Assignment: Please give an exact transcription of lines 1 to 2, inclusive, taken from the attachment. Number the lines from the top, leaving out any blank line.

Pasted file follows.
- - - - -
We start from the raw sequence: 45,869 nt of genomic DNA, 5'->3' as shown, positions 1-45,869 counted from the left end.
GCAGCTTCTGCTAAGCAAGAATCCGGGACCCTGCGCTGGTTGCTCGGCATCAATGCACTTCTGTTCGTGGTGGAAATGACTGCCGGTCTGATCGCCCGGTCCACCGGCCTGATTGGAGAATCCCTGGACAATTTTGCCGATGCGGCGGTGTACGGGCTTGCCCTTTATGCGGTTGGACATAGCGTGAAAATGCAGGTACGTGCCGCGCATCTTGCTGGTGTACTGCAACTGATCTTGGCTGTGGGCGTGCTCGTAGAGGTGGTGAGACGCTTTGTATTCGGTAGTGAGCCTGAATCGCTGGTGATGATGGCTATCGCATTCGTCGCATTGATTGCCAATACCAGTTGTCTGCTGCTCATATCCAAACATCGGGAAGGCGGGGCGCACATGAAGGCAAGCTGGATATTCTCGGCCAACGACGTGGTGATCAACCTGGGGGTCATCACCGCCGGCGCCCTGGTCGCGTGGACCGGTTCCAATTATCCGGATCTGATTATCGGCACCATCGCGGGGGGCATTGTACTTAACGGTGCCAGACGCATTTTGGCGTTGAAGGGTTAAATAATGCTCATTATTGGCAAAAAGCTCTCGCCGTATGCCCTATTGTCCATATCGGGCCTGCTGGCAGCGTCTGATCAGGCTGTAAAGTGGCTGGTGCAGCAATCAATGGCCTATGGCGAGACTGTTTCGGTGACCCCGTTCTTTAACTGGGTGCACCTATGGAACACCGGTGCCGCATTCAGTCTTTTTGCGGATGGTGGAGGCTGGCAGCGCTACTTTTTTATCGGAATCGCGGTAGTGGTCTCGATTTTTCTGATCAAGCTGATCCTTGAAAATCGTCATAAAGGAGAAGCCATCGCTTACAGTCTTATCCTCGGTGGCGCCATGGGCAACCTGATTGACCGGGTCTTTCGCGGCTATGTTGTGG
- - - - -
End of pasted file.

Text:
We start from the raw sequence: 45,869 nt of genomic DNA, 5'->3' as shown, positions 1-45,869 counted from the left end.
GCAGCTTCTGCTAAGCAAGAATCCGGGACCCTGCGCTGGTTGCTCGGCATCAATGCACTTCTGTTCGTGGTGGAAATGACTGCCGGTCTGATCGCCCGGTCCACCGGCCTGATTGGAGAATCCCTGGACAATTTTGCCGATGCGGCGGTGTACGGGCTTGCCCTTTATGCGGTTGGACATAGCGTGAAAATGCAGGTACGTGCCGCGCATCTTGCTGGTGTACTGCAACTGATCTTGGCTGTGGGCGTGCTCGTAGAGGTGGTGAGACGCTTTGTATTCGGTAGTGAGCCTGAATCGCTGGTGATGATGGCTATCGCATTCGTCGCATTGATTGCCAATACCAGTTGTCTGCTGCTCATATCCAAACATCGGGAAGGCGGGGCGCACATGAAGGCAAGCTGGATATTCTCGGCCAACGACGTGGTGATCAACCTGGGGGTCATCACCGCCGGCGCCCTGGTCGCGTGGACCGGTTCCAATTATCCGGATCTGATTATCGGCACCATCGCGGGGGGCATTGTACTTAACGGTGCCAGACGCATTTTGGCGTTGAAGGGTTAAATAATGCTCATTATTGGCAAAAAGCTCTCGCCGTATGCCCTATTGTCCATATCGGGCCTGCTGGCAGCGTCTGATCAGGCTGTAAAGTGGCTGGTGCAGCAATCAATGGCCTATGGCGAGACTGTTTCGGTGACCCCGTTCTTTAACTGGGTGCACCTATGGAACACCGGTGCCGCATTCAGTCTTTTTGCGGATGGTGGAGGCTGGCAGCGCTACTTTTTTATCGGAATCGCGGTAGTGGTCTCGATTTTTCTGATCAAGCTGATCCTTGAAAATCGTCATAAAGGAGAAGCCATCGCTTACAGTCTTATCCTCGGTGGCGCCATGGGCAACCTGATTGACCGGGTCTTTCGCGGCTATGTTGTGG